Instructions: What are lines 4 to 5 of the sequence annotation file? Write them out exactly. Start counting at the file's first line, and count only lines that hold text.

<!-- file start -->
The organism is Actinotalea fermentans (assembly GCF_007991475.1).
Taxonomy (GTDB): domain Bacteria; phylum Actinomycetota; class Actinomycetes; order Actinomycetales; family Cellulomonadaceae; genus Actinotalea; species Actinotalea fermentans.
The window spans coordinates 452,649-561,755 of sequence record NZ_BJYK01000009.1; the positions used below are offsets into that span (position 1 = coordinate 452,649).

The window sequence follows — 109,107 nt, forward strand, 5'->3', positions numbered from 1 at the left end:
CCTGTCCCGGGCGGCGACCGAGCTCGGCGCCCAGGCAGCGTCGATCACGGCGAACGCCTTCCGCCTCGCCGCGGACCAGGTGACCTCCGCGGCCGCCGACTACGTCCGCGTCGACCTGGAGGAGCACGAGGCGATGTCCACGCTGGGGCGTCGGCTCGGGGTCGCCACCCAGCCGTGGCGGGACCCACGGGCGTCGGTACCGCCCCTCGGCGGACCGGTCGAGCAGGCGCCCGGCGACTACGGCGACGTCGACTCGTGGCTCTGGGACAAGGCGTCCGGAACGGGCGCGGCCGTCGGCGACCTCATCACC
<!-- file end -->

The window sequence follows — 109,107 nt, forward strand, 5'->3', positions numbered from 1 at the left end:
CCTGTCCCGGGCGGCGACCGAGCTCGGCGCCCAGGCAGCGTCGATCACGGCGAACGCCTTCCGCCTCGCCGCGGACCAGGTGACCTCCGCGGCCGCCGACTACGTCCGCGTCGACCTGGAGGAGCACGAGGCGATGTCCACGCTGGGGCGTCGGCTCGGGGTCGCCACCCAGCCGTGGCGGGACCCACGGGCGTCGGTACCGCCCCTCGGCGGACCGGTCGAGCAGGCGCCCGGCGACTACGGCGACGTCGACTCGTGGCTCTGGGACAAGGCGTCCGGAACGGGCGCGGCCGTCGGCGACCTCATCACC